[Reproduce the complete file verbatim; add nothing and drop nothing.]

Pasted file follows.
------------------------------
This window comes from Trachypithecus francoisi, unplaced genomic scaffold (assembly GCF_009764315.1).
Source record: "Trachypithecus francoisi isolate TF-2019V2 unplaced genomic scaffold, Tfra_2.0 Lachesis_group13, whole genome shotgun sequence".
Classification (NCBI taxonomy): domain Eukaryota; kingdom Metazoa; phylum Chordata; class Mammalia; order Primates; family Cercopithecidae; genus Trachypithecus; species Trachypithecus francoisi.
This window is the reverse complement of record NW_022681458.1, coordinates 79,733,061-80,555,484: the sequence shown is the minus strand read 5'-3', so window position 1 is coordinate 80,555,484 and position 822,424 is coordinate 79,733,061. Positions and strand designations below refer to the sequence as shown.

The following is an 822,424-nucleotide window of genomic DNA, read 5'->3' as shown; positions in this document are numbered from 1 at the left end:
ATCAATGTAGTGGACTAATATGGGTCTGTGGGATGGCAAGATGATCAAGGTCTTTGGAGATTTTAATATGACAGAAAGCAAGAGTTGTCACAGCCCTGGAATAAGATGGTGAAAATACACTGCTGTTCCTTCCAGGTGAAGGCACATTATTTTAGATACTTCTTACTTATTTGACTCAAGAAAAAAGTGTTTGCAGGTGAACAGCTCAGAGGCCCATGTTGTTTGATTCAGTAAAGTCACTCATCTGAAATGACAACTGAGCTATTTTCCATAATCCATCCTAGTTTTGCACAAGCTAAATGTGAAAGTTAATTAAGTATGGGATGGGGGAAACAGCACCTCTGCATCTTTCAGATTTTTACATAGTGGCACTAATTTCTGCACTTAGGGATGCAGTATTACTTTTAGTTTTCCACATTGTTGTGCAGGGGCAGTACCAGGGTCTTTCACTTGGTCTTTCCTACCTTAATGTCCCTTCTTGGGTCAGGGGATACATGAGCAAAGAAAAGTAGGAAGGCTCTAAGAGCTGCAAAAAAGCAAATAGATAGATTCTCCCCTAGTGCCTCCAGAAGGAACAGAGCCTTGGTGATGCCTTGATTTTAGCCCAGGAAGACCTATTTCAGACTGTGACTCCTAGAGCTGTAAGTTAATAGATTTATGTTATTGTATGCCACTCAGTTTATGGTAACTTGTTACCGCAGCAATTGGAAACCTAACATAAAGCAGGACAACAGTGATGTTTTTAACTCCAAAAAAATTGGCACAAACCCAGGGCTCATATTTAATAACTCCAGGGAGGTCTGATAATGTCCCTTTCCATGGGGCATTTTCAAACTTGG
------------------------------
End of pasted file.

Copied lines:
This window comes from Trachypithecus francoisi, unplaced genomic scaffold (assembly GCF_009764315.1).
Source record: "Trachypithecus francoisi isolate TF-2019V2 unplaced genomic scaffold, Tfra_2.0 Lachesis_group13, whole genome shotgun sequence".
Classification (NCBI taxonomy): domain Eukaryota; kingdom Metazoa; phylum Chordata; class Mammalia; order Primates; family Cercopithecidae; genus Trachypithecus; species Trachypithecus francoisi.
This window is the reverse complement of record NW_022681458.1, coordinates 79,733,061-80,555,484: the sequence shown is the minus strand read 5'-3', so window position 1 is coordinate 80,555,484 and position 822,424 is coordinate 79,733,061. Positions and strand designations below refer to the sequence as shown.

The following is an 822,424-nucleotide window of genomic DNA, read 5'->3' as shown; positions in this document are numbered from 1 at the left end:
ATCAATGTAGTGGACTAATATGGGTCTGTGGGATGGCAAGATGATCAAGGTCTTTGGAGATTTTAATATGACAGAAAGCAAGAGTTGTCACAGCCCTGGAATAAGATGGTGAAAATACACTGCTGTTCCTTCCAGGTGAAGGCACATTATTTTAGATACTTCTTACTTATTTGACTCAAGAAAAAAGTGTTTGCAGGTGAACAGCTCAGAGGCCCATGTTGTTTGATTCAGTAAAGTCACTCATCTGAAATGACAACTGAGCTATTTTCCATAATCCATCCTAGTTTTGCACAAGCTAAATGTGAAAGTTAATTAAGTATGGGATGGGGGAAACAGCACCTCTGCATCTTTCAGATTTTTACATAGTGGCACTAATTTCTGCACTTAGGGATGCAGTATTACTTTTAGTTTTCCACATTGTTGTGCAGGGGCAGTACCAGGGTCTTTCACTTGGTCTTTCCTACCTTAATGTCCCTTCTTGGGTCAGGGGATACATGAGCAAAGAAAAGTAGGAAGGCTCTAAGAGCTGCAAAAAAGCAAATAGATAGATTCTCCCCTAGTGCCTCCAGAAGGAACAGAGCCTTGGTGATGCCTTGATTTTAGCCCAGGAAGACCTATTTCAGACTGTGACTCCTAGAGCTGTAAGTTAATAGATTTATGTTATTGTATGCCACTCAGTTTATGGTAACTTGTTACCGCAGCAATTGGAAACCTAACATAAAGCAGGACAACAGTGATGTTTTTAACTCCAAAAAAATTGGCACAAACCCAGGGCTCATATTTAATAACTCCAGGGAGGTCTGATAATGTCCCTTTCCATGGGGCATTTTCAAACTTGG